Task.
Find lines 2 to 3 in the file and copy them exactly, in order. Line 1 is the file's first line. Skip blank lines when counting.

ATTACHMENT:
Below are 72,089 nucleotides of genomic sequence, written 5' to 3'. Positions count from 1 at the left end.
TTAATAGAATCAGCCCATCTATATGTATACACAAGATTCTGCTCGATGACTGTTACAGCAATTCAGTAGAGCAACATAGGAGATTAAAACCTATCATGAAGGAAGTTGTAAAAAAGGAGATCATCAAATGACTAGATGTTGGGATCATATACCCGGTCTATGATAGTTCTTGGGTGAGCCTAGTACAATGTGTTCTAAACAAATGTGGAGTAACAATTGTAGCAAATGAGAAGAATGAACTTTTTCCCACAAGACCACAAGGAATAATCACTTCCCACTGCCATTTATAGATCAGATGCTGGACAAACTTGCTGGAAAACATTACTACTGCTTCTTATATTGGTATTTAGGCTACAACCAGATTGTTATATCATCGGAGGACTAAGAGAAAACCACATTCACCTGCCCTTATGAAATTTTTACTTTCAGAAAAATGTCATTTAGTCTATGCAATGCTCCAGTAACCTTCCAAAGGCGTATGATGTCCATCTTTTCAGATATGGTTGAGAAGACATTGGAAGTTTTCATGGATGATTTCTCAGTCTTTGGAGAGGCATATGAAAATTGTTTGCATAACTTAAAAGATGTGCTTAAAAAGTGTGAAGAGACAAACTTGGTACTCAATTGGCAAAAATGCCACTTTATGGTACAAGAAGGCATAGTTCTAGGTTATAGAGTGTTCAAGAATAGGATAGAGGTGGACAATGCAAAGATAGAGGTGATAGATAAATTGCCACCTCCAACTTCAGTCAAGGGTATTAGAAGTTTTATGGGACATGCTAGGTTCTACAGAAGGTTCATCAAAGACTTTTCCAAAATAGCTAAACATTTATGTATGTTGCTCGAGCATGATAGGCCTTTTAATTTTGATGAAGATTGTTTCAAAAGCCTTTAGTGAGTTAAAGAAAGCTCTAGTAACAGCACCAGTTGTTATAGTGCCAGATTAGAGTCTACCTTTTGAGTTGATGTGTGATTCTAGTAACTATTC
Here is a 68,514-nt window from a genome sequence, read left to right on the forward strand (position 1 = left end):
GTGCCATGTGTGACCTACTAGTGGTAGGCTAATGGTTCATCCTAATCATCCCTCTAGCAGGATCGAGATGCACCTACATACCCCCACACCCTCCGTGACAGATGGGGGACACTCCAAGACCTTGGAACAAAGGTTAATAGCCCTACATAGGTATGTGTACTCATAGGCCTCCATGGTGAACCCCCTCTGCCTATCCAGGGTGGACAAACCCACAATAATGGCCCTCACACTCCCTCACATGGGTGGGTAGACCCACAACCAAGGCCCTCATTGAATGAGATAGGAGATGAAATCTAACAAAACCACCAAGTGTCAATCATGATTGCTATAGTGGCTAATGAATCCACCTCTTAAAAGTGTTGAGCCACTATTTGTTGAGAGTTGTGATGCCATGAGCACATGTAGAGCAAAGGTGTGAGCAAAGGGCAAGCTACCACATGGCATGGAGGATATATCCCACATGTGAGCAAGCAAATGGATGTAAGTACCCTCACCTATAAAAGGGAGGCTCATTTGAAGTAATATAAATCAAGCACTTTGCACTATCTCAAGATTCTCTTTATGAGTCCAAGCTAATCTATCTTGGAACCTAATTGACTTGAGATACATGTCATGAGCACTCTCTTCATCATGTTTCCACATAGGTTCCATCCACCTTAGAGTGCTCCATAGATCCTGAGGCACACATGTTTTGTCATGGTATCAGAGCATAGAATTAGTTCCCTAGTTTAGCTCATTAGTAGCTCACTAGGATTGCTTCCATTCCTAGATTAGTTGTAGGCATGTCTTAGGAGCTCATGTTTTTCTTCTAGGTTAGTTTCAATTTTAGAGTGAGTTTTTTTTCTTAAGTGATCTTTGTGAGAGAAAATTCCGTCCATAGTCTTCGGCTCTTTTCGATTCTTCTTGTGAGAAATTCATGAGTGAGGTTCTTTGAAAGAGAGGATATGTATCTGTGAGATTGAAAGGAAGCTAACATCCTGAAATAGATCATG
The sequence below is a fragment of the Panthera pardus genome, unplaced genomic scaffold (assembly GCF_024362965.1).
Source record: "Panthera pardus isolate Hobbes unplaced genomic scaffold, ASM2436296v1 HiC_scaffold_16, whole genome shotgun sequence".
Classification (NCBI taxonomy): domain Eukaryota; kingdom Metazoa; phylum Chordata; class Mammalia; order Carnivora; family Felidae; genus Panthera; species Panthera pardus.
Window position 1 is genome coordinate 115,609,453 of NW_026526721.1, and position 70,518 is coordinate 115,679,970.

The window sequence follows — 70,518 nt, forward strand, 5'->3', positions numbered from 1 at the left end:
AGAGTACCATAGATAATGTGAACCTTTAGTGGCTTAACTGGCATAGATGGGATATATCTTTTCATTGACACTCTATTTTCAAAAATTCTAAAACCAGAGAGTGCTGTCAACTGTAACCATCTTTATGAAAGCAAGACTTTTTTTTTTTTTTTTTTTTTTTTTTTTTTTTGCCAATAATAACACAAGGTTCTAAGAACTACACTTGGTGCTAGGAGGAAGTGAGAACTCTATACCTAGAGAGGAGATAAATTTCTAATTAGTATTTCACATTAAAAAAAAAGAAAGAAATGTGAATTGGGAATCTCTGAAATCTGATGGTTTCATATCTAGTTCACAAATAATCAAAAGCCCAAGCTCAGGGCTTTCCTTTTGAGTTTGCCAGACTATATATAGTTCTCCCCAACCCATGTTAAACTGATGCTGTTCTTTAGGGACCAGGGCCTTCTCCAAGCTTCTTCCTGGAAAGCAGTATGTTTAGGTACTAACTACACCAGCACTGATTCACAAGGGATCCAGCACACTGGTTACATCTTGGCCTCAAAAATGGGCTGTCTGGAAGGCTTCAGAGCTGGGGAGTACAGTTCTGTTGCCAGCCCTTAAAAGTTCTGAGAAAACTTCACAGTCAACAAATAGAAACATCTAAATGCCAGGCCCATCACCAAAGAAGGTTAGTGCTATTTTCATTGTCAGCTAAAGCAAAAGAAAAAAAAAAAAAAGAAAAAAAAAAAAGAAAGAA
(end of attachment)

TTAATAGAATCAGCCCATCTATATGTATACACAAGATTCTGCTCGATGACTGTTACAGCAATTCAGTAGAGCAACATAGGAGATTAAAACCTATCATGAAGGAAGTTGTAAAAAAGGAGATCATCAAATGACTAGATGTTGGGATCATATACCCGGTCTATGATAGTTCTTGGGTGAGCCTAGTACAATGTGTTCTAAACAAATGTGGAGTAACAATTGTAGCAAATGAGAAGAATGAACTTTTTCCCACAAGACCACAAGGAATAATCACTTCCCACTGCCATTTATAGATCAGATGCTGGACAAACTTGCTGGAAAACATTACTACTGCTTCTTATATTGGTATTTAGGCTACAACCAGATTGTTATATCATCGGAGGACTAAGAGAAAACCACATTCACCTGCCCTTATGAAATTTTTACTTTCAGAAAAATGTCATTTAGTCTATGCAATGCTCCAGTAACCTTCCAAAGGCGTATGATGTCCATCTTTTCAGATATGGTTGAGAAGACATTGGAAGTTTTCATGGATGATTTCTCAGTCTTTGGAGAGGCATATGAAAATTGTTTGCATAACTTAAAAGATGTGCTTAAAAAGTGTGAAGAGACAAACTTGGTACTCAATTGGCAAAAATGCCACTTTATGGTACAAGAAGGCATAGTTCTAGGTTATAGAGTGTTCAAGAATAGGATAGAGGTGGACAATGCAAAGATAGAGGTGATAGATAAATTGCCACCTCCAACTTCAGTCAAGGGTATTAGAAGTTTTATGGGACATGCTAGGTTCTACAGAAGGTTCATCAAAGACTTTTCCAAAATAGCTAAACATTTATGTATGTTGCTCGAGCATGATAGGCCTTTTAATTTTGATGAAGATTGTTTCAAAAGCCTTTAGTGAGTTAAAGAAAGCTCTAGTAACAGCACCAGTTGTTATAGTGCCAGATTAGAGTCTACCTTTTGAGTTGATGTGTGATTCTAGTAACTATTC
Here is a 68,514-nt window from a genome sequence, read left to right on the forward strand (position 1 = left end):